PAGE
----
‘High Contrast’ Barrett. The man has turned his deft ear for melodic cum hard-hitting tunes by plucking 25 little sonic nuggets and masterfully lacing them together. Like all good mix CDs, Barrett mimics a well built live set, bookending proceedings with some delightful dabs of old school rave (catch that intro piano), and guiding us through the prerequisite peaks and troughs. With a running time of a little over an hour, the mix moves swiftly, with decent sized blends deftly executed that exhibit, unlike the TC mix in this series, much thought on the sound and mood of the tune that follows. It’s a joy from start to finish, but the smooth energy hits a peak on Danny Byrd’s future gurn classic Labyrinth, before charging all the way to the finish. An enjoyable reminder of how drum ‘n’ bass can be like a smack in the face with a velvet fist. ALLAN SKO K.D. Lang Watershed (Nonesuch) K.D. Lang’s new album Watershed is like a musical version of my year nine time table. This album, produced by Lang herself, introduces you to a musical spectrum that includes pop (general studies), country (agriculture), some Latin rhythms (Latin) and a bit of Level 1 French with the track Je fais la planche (I don’t know what it means either) to broaden the young mind. On a different level the lyrics are poetically wise. I Dream of Spring introduces the album with the words “she arrives like Autumn in a rain storm,” and in the track Once in a While, Lang pens the lyrics “love beyond reason is a love so hard to find”. But if you have no flare for poetry, foreign languages and Latin, loving this album will make you fall in love with its mellow and unobtrusive sounds. Lang, who hasn’t released original material since her 2000 album Invincible Summer, has impressed on her return to our musical consciousness. Watershed was released February 5 and debuted at number three on the ARIA charts; this placement is definitely well deserved. Invest in your education and get a copy of this album. Public education works! EVA LUBULWA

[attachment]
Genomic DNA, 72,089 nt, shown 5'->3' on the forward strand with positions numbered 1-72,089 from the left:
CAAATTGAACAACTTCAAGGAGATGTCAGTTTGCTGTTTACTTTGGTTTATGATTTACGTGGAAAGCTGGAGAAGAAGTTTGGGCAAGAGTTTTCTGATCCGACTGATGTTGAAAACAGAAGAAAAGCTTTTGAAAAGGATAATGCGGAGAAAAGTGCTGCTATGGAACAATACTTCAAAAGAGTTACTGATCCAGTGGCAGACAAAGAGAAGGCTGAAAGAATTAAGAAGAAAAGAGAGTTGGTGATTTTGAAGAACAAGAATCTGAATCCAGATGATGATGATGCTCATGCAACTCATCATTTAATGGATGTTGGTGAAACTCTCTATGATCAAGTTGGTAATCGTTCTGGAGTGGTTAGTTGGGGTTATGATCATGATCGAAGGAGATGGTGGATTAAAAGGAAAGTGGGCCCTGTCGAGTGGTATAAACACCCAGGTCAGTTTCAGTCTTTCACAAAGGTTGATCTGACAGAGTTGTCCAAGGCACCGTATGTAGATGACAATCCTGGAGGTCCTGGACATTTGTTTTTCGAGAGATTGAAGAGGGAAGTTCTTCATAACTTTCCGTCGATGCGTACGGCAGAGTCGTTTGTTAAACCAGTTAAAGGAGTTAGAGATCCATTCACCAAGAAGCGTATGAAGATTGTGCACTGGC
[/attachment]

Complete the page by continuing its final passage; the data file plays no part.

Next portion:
Nick Cave & The Bad Seeds Dig, Lazarus, Dig!!! (Mute) When Nick Cave was inducted into the ARIA Hall of Fame last year, the expected excoriations didn’t quite eventuate as predicted. Yes, there were a few snipes, but the most appealing moment was Cave’s gracious decision to overrule the ARIA committee and self induct members of The Birthday Party and The Bad Seeds, for whilst his name has become synonymous with epic, gothic, dark tales from the squalid gutter to the needle to the tender bedroom of late, it could never have happened without those rotating bunch of glorious musicians, in their own right assisting Cave paint the picture. On Dig, Lazarus, Dig!!! The Bad Seeds certainly aren’t the same opiate, wiry band of Tender Prey, but the churning intensity is still there, hidden beneath the grinding sludge noise of Albert Goes West and the too obviously self-referential it can’t be true We Call Upon The Author. Through it all Cave’s storytelling abilities remain almost peerless, commanding a unique ability to thrust the listener into the author’s world in an instant – I’d happily rank American Music Club’s Mark Eitzel with him, and equally happily dismiss John Darnielle on the spot. It’s the remarkably vivid places and characters (Larry as Lazarus, Albert wigging out on a dude ranch and a late appearance by Deanna) he conjures with precise word selection that elevates this album to the upper limits of The Bad Seeds discography. And for those complaining of Ellis’ input somehow muddying The Bad Seeds’ legacy and throwing his focus off with the swamp blues side project, you’re utterly missing the point as Cave himself explains on Jesus of the Moon: “I’m more afraid of things staying the same/’Cause the game is never won/By standing in one place too long”. Long may they never stand still. JUSTIN HOOK